How are bollards used in the design of our national wildlife trails and what are their various uses? Conservation efforts in many regions of the country are asking landowners and property managers to be aware of how fences around underdeveloped areas, wild lands and rural properties can inhibit wildlife from moving freely to water resources. This is causing habitat fragmentation. In order to support local wildlife leaders of agriculture preservation and open spaces are warning landowners and residents nearby wildlife trails and habitats. Improper fencing for these areas is harmful to the existence of native wildlife that naturally occurs in these areas because:
  • wildlife is losing access to their food and water resources
  • entrapment or hanging can occur on this type of fencing
  • animal populations are suffering due to genetic isolation
  • fences leave animals vulnerable to entrapment during drought, wildfires and disease
  • the local wildlife could become extinct
 

Traffic Bollard Solutions to Save Wildlife

The best possible solution for this type of wildlife fencing being suggested at this time is bollards. The preferred solution is the use of bollards because they protect and promote the free movement of wildlife that needs continuous access on either side of the barricades. The bollards are still performing their function of impeding off-road traffic, and other vehicles from trespassing. Districts that hold conservation easements to specifically protected scenic resources, natural resources, and recreational values, are strongly suggesting the use of bollards to protect and restrict property access. Bollards or barrier posts are an effective, eye-catching method of controlling off-road vehicles as well as vehicles that may simple get turned around or lost. Using a barrier chain to connect bollards is an approved aesthetic method of guiding vehicles and pedestrians while protecting cattle and dairy grazing areas around active agricultural operations. Using these types of wildlife friendly barriers are also cost effective and blends into environmentally scenic areas. Wildlife preservation authorities also approve use of bollards as markers.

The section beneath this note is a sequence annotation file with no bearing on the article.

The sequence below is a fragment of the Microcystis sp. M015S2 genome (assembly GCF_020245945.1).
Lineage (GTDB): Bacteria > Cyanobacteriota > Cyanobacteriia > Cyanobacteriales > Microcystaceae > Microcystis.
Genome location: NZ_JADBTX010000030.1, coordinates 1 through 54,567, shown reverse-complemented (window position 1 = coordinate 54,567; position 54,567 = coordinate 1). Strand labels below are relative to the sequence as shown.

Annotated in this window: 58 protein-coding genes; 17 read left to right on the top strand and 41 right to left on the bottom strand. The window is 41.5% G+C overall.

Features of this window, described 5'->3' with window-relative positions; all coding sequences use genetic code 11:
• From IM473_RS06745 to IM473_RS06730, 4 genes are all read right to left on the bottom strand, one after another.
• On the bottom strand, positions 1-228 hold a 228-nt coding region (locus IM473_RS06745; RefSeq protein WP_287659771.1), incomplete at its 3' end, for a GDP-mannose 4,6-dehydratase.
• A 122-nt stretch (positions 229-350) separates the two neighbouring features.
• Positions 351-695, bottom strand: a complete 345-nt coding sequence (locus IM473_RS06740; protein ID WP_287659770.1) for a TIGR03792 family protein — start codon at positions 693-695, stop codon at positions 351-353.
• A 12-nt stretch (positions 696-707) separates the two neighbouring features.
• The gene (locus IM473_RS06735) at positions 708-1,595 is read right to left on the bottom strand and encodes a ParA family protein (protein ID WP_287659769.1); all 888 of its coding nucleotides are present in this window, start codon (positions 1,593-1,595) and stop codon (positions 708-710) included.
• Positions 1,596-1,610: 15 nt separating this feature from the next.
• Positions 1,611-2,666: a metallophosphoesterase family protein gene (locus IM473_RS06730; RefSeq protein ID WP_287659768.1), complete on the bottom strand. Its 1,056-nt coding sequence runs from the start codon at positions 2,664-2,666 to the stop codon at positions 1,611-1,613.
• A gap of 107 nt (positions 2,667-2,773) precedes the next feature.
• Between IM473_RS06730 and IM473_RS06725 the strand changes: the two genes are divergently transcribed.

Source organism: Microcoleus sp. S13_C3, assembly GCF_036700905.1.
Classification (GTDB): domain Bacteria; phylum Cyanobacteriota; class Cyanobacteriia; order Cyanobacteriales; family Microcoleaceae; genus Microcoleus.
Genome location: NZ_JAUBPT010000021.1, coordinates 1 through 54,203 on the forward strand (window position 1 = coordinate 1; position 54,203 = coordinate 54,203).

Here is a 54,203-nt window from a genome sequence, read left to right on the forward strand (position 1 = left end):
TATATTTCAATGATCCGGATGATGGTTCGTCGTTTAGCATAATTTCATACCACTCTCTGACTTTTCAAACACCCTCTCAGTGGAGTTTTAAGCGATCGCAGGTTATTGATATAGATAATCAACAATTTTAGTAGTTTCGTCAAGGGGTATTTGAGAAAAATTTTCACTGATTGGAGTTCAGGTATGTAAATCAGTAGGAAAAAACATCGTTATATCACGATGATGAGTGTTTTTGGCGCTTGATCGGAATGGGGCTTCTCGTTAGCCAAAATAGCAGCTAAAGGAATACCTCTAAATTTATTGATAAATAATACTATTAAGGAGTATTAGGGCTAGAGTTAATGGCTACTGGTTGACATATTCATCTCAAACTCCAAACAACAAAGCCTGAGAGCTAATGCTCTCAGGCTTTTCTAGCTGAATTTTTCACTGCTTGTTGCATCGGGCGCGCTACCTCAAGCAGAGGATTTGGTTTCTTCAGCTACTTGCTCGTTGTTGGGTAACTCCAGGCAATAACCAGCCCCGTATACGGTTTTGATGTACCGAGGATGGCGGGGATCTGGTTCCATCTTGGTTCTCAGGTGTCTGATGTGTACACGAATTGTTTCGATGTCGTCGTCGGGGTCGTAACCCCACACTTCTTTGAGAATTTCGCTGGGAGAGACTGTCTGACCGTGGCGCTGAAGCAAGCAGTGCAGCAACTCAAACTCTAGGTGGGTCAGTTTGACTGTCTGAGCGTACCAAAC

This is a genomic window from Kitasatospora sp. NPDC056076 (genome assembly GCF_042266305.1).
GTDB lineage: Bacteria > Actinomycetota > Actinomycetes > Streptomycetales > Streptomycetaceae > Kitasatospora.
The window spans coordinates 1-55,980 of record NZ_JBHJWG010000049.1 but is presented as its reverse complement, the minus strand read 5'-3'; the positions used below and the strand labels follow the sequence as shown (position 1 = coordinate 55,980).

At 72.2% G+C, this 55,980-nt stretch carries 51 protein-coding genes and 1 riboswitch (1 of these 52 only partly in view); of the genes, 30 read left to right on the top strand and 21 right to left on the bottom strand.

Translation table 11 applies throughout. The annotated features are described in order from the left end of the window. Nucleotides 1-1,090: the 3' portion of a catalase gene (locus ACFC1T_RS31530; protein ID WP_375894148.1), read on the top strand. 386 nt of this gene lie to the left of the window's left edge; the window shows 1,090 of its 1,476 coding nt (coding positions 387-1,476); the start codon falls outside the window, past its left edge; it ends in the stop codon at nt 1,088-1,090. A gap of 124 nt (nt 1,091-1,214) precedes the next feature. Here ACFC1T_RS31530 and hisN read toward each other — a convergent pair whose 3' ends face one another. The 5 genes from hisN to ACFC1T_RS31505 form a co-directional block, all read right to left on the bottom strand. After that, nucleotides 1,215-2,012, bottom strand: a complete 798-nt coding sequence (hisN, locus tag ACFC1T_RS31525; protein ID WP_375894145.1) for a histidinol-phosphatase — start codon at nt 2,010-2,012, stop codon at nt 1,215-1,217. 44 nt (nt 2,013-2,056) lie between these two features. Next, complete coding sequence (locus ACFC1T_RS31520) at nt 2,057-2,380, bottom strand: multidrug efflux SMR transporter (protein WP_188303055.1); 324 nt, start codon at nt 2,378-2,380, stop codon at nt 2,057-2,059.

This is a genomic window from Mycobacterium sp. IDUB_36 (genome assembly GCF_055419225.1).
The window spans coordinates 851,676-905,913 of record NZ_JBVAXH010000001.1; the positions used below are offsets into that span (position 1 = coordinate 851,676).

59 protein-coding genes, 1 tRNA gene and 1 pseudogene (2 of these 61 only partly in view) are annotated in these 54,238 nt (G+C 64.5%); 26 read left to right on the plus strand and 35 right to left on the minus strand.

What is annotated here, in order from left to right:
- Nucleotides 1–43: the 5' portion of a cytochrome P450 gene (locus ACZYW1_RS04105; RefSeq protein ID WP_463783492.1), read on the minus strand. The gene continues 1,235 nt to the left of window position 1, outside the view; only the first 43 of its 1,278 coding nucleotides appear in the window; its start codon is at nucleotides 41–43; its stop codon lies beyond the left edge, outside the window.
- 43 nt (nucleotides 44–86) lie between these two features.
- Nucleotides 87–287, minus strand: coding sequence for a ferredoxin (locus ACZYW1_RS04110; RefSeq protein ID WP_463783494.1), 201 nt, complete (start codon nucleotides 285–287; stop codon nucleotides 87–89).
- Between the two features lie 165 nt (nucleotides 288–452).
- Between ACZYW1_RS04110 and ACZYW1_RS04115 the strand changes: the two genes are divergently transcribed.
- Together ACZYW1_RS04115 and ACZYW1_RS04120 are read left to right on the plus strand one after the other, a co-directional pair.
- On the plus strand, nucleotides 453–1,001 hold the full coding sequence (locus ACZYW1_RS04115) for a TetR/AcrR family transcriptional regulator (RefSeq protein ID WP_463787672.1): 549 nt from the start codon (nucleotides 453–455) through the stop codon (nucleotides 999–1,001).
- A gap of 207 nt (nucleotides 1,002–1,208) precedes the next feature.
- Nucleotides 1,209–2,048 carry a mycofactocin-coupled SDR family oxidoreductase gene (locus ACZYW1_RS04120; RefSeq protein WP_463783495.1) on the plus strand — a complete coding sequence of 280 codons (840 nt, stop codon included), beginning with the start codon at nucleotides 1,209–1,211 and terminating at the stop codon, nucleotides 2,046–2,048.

Bollards as a Safe Alternative to Fences

In other parts of the country, wildlife from nearby woodlands and national forests have been getting entrapped by wire fencing. There is a bulletin circulating in reference to “Wildlife Fence-Death Syndrome,” with photographic evidence that deer are getting themselves hung up and incapacitated by inappropriate wire barriers. Migrations of wild animals throughout the seasons, from ski-slope acreage areas to prairies and plains are being saved by the environmentally safe use of bollards to replace these fencing hazards. There is much work to be done presently to get information out to landowners, property managers, and caretakers that wildlife trails can be made safe with affordable bollard barriers. These bollard posts are also made to be collapsible so when official vehicles like fire trucks, law enforcement, emergency crews, and rangers need access trails can be made passable. For more information on using bollard steel posts in woodland areas, please contact TrafficGuard Direct today. TrafficGaurd-BlogCTA-Quote